Then there’s Bader, who was an undefeated The Ultimate Fighter winner from back when TUF still kind of mattered. He was a bonafide future star in 2011 before he ran into Jon Jones. In what was billed as a fight between the two top prospects in the division, Bader was outworked and finished by Jones in the second round. From there, the prospects went on entirely different paths. Jones won the light heavyweight title a month later and held it for three years before having it taken away from him due to legal difficulties last summer. Meanwhile, Bader spiraled into a funk of mediocrity for a number of years following the loss, going 3-3 before steadying the ship and going on the five-fight winning streak he’s currently riding.

Yet, despite his impressive streak of fights and a huge win over former champion Rashad Evans in his last outing, Bader still feels like a completely forgotten contender at light heavyweight. “Darth” has begged and pleaded for a title fight and crashed a post-fight press conference to trade barbs with the aforementioned Cormier, but it seems like fans still aren’t willing to relieve Bader of his gatekeeper role quite yet. That’s a different scenario than what’s happened with Johnson, who has slowly but surely gained enough believers to be considered a bonafide title challenger.

There’s no doubt that Johnson and Bader are fighting for a chance at a title shot when they face off later this month. One of these two men is all but guaranteed to get a shot at the belt in 2016, and it’s easy to start wondering if either Rumble or Bader could go on a dos Anjos/Lawler-esque run and capture a UFC strap. However, with current champion Cormier and former titleholder Jones, who is widely considered to be among the best fighters in the world, fighting for the belt next, it’s highly unlikely this will happen.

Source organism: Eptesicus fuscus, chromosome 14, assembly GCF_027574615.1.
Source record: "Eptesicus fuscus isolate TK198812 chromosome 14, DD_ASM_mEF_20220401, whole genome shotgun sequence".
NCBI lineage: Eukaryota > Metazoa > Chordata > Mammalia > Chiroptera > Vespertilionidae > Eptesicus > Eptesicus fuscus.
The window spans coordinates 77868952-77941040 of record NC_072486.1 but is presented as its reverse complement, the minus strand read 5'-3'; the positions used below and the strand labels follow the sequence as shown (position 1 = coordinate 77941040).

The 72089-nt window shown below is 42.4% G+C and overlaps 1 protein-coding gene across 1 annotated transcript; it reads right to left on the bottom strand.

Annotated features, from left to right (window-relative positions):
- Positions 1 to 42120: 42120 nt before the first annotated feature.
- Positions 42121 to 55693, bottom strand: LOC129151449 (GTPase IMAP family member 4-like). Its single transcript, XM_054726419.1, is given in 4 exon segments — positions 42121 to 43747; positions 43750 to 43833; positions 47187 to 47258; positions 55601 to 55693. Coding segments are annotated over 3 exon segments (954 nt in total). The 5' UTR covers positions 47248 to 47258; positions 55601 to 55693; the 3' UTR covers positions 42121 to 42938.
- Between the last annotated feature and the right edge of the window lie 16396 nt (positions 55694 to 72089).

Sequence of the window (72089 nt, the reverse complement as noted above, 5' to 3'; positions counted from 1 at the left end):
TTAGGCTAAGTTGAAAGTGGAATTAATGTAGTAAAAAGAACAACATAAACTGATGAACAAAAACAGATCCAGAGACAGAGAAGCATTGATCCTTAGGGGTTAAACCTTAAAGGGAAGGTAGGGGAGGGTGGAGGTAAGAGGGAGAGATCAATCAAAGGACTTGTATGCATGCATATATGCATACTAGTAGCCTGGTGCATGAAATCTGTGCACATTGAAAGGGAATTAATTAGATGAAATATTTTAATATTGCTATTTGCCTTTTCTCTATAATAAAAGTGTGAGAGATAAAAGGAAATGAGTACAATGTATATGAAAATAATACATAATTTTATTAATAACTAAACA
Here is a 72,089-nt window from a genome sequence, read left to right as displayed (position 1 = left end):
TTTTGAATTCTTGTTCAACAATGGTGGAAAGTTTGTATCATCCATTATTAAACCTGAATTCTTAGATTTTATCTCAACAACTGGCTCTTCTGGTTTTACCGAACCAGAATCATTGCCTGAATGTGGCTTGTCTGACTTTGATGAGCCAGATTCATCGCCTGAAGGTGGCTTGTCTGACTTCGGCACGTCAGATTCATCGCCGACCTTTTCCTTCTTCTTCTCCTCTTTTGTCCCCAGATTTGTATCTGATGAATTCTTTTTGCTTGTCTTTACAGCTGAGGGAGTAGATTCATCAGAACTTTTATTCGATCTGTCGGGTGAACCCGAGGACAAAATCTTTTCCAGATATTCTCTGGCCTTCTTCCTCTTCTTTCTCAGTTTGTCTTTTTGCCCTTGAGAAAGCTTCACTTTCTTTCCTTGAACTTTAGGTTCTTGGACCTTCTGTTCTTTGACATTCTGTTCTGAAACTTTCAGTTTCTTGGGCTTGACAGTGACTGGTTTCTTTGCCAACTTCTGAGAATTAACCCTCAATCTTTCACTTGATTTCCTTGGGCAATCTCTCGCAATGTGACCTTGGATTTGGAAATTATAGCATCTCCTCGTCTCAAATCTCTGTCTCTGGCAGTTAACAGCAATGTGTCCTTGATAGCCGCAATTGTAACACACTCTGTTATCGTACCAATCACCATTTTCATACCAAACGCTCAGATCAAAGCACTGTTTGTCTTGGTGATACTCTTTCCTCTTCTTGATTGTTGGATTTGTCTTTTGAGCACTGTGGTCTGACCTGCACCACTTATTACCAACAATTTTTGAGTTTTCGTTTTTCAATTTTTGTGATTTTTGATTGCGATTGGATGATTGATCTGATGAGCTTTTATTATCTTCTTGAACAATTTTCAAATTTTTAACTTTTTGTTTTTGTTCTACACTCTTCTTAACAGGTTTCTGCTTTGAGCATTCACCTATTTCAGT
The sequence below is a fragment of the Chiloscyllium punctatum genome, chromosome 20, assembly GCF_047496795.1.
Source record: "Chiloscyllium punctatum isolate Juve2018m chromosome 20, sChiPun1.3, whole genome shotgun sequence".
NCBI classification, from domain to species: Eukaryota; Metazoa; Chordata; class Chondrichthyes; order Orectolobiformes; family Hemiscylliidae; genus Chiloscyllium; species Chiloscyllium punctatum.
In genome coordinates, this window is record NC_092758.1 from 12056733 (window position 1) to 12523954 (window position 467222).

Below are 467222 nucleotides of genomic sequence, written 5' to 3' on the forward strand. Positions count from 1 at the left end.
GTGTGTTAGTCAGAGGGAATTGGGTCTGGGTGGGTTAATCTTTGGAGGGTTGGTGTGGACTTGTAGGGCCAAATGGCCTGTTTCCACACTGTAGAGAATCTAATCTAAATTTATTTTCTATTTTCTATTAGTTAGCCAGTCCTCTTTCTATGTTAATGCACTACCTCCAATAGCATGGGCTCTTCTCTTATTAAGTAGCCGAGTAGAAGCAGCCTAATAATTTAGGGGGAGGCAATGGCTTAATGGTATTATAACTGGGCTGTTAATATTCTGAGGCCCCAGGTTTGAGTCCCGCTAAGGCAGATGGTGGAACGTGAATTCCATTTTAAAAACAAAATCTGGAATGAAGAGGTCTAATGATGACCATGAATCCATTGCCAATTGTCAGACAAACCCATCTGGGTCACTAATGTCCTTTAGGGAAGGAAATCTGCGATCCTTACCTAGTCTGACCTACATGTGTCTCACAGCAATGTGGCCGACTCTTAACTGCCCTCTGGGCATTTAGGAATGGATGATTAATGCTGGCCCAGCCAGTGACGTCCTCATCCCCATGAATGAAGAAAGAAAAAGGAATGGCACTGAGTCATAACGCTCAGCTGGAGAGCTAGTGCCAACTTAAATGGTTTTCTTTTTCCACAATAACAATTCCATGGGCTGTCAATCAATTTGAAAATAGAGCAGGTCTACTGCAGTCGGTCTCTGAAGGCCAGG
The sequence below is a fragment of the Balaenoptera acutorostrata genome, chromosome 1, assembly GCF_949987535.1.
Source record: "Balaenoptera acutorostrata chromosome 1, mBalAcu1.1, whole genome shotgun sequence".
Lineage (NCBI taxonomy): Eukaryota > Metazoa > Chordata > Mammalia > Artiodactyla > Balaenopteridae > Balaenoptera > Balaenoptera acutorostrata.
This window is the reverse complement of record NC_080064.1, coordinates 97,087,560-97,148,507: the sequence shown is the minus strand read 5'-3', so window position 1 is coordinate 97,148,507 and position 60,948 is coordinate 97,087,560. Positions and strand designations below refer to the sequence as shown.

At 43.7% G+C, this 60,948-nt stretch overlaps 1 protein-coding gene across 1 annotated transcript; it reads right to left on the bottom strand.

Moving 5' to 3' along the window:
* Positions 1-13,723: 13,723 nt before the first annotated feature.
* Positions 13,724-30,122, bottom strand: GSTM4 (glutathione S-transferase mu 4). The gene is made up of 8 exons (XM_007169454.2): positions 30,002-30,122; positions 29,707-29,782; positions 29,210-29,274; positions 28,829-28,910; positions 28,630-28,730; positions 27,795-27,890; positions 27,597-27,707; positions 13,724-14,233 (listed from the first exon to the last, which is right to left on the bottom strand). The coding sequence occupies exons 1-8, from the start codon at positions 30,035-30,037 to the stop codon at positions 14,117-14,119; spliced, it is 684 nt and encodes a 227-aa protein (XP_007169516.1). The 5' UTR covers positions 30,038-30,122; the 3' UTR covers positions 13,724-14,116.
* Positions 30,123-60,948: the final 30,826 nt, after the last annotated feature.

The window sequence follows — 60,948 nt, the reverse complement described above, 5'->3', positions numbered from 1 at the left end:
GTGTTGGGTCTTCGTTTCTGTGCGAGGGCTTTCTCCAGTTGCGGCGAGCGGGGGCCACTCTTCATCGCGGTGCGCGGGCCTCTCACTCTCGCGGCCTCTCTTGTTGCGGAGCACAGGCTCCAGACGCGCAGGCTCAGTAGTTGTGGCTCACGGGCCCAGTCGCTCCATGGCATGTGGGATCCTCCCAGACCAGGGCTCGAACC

Rumble has proven he can give Cormier some trouble, but he was dominated for the most part on the mat by the former Olympian and looked to be fading before he was submitted in the third round of the title fight. It would take a major game-plan adjustment or a huge bomb from Johnson to turn the rematch the other way. Considering how dominant Cormier was in the first match-up, these are tough things to bank on. As for a fight with Jones, it’s impossible to pick against the former champ, even though Rumble provides a blend of power and speed that Jones has never seen before. You don’t become the best fighter in the world by chance, and until someone proves they can take out “Bones,” it’s hard to assume anyone can.

The outlook isn’t much better for Bader, who struggled against Jones in their fight at UFC 126. While obviously this is a very different Bader than the one from five years ago, the improvement Jones has made over the same period turned him into a serious contender for greatest-of-all-time status. A match-up with Cormier is a little more winnable for Bader, but it’s tough to see how Bader emerges with the victory there either. Cormier’s wrestling game is immaculate and he finds ways to completely shut down about 90 percent of his opponents. Even with Bader’s strength coming from his wrestling game, it seems like a tough match-up for the former Pac-10 champion. It’s difficult not to favor Cormier on the feet after watching him go toe-to-toe with a fantastic striker like Gustafsson.

Johnson and Bader have shattered expectations with their performances over the last few years. They have earned their spots near the top of the division too, but it seems that the winnerof their upcoming contest is going to peak with this performance. For Bader, earning a UFC title shot would be validation after being written off after his loss to Jones. For Johnson, a win represents a chance to redeem himself after he was seconds away from winning the belt in April. These two have battled their way through adversity and find themselves at the top of the sport, slowly defying the roles they’d been cast in during the process. Yet, with a challenge like Jones or Cormier awaiting the winner, this is likely as far as these two are going to go.

About The Author

Vince Carey
Staff Writer

Vince Carey has been writing about the sport of MMA since 2010. The Omaha-based writer is looking to provide readers with interesting content on all things related to MMA. Prior to joining Combat Press, his work appeared on The MMA Corner.